A price is the (usually not negative) quantity of payment or compensation given by one party to another in return for goods or services. In some situations, the price of production has a different name. If the product is a "good" in the commercial exchange, the payment for this product will likely be called its "price". However, if the product is "service", there will be other possible names for this product's name. For example, the graph on the bottom will show some situations A good's price is influenced by production costs, supply of the desired item, and demand for the product. A price may be determined by a monopolist or may be imposed on the firm by market conditions.
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Price can be quoted to currency, quantities of goods or vouchers.
- In modern economies, prices are generally expressed in units of some form of currency. (More specifically, for raw materials they are expressed as currency per unit weight, e.g. euros per kilogram or Rands per KG.)
- Although prices could be quoted as quantities of other goods or services, this sort of barter exchange is rarely seen. Prices are sometimes quoted in terms of vouchers such as trading stamps and air miles.
- In some circumstances, cigarettes have been used as currency, for example in prisons, in times of hyperinflation, and in some places during World War II. In a black market economy, barter is also relatively common.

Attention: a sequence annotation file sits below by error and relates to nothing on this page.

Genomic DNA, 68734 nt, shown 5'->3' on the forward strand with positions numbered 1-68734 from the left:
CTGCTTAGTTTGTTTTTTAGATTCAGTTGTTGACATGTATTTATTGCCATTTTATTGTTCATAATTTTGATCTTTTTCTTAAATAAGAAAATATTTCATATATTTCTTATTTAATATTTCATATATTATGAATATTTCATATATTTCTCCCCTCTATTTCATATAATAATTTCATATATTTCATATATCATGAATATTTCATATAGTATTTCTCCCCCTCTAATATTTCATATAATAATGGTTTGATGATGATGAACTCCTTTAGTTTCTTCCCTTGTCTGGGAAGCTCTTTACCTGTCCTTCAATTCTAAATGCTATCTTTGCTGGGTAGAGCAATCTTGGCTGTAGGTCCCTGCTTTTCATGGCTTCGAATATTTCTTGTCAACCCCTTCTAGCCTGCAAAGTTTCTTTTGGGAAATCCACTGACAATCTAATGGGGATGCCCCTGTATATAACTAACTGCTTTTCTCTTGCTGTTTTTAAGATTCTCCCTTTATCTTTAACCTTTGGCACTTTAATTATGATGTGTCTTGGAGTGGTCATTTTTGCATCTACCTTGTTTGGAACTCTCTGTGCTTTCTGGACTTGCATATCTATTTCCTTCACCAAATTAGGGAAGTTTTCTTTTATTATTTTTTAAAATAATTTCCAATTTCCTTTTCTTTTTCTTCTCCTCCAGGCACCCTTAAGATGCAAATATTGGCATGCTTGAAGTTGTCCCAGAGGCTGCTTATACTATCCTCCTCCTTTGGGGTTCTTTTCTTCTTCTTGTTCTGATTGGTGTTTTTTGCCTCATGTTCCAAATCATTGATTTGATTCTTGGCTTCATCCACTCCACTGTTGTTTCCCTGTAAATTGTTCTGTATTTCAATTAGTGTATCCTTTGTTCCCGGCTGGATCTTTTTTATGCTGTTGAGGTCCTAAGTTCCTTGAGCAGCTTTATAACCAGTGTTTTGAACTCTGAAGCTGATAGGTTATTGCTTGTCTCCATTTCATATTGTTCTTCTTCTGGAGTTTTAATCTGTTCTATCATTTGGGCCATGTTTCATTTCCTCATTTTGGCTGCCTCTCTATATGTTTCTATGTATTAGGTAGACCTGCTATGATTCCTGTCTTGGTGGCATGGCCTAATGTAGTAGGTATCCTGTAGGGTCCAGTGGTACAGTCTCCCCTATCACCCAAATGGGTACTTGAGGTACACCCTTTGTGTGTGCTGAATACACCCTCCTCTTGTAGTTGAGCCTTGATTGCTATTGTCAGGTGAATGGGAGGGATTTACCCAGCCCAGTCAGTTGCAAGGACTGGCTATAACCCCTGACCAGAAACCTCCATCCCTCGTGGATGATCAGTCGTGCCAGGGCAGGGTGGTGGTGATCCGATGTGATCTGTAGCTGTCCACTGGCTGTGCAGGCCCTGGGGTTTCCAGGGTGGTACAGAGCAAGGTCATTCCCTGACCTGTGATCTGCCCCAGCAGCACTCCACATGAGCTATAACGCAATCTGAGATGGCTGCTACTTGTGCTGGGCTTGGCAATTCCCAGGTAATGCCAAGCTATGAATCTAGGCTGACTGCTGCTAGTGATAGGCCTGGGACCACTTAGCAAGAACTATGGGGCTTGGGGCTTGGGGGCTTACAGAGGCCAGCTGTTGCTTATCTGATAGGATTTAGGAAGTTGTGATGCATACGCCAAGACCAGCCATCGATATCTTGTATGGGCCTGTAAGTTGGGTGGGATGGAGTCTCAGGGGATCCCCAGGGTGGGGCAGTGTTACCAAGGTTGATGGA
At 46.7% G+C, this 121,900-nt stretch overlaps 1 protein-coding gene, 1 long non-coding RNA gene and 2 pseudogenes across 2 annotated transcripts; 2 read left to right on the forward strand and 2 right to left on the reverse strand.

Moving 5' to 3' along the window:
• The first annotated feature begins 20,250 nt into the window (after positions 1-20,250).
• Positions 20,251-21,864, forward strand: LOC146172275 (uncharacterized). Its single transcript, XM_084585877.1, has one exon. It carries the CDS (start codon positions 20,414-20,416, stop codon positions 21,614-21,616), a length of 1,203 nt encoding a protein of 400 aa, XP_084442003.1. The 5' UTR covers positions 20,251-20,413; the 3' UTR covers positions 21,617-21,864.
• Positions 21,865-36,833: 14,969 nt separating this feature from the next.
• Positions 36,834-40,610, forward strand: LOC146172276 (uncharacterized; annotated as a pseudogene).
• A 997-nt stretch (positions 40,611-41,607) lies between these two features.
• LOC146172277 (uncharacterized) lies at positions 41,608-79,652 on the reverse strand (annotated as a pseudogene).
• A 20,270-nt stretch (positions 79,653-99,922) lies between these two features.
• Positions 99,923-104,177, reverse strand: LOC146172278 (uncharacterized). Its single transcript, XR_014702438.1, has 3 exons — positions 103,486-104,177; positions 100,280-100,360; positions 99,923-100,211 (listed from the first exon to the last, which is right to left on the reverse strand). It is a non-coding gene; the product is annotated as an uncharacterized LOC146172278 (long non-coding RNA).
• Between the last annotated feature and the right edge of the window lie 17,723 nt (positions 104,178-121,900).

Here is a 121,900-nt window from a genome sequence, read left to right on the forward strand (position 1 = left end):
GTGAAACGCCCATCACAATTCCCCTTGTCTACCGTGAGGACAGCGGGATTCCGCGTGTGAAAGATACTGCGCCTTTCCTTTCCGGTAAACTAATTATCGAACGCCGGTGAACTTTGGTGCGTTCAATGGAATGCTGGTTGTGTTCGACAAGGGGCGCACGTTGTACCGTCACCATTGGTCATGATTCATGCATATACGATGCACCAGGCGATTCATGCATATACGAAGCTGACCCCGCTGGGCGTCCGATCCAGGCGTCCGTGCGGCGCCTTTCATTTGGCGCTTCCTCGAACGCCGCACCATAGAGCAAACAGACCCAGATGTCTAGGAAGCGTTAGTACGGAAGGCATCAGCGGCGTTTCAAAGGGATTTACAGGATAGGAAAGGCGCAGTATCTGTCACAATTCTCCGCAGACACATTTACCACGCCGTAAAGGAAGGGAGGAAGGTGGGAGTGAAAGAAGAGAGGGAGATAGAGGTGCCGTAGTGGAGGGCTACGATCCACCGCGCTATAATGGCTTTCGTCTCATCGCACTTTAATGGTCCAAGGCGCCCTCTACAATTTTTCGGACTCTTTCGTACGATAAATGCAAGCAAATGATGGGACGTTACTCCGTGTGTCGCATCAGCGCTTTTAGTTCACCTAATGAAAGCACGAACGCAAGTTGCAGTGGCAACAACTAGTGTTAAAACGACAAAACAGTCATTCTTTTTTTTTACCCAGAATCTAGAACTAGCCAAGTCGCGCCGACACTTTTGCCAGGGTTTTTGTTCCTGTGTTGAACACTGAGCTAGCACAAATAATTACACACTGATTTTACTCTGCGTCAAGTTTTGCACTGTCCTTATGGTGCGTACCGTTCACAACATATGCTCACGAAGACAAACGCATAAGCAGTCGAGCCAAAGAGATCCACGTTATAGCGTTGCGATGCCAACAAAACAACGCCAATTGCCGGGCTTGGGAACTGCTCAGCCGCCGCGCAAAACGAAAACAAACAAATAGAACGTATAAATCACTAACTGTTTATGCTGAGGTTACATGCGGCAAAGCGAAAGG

In many financial transactions, it is customary to quote prices in other ways. The most obvious example is in pricing a loan, when the cost will be expressed as the percentage rate of interest. The total amount of interest payable depends upon credit risk, the loan amount and the period of the loan. Other examples can be found in pricing financial derivatives and other financial assets. For instance the price of inflation-linked government securities in several countries is quoted as the actual price divided by a factor representing inflation since the security was issued.
"Price" sometimes refers to the quantity of payment requested by a seller of goods or services, rather than the eventual payment amount. This requested amount is often called the asking price or selling price, while the actual payment may be called transaction price or traded price. Likewise, the bid price or buying price is the quantity of payment offered by a buyer of goods or services, although this meaning is more common in asset or financial markets than in consumer markets.
Economic price theory asserts that in a free market economy the market price reflects interaction between supply and demand: the price is set so as to equate the quantity being supplied and that being demanded. In turn, these quantities are determined by the marginal utility of the asset to different buyers and to different sellers. Supply and demand, and hence price, may be influenced by other factors, such as government subsidy or manipulation through industry collusion.
When a raw material or a similar economic good for sale at multiple locations, the law of one price is generally believed to hold. This essentially states that the cost difference between the locations cannot be greater than that representing shipping, taxes, other distribution costs and more.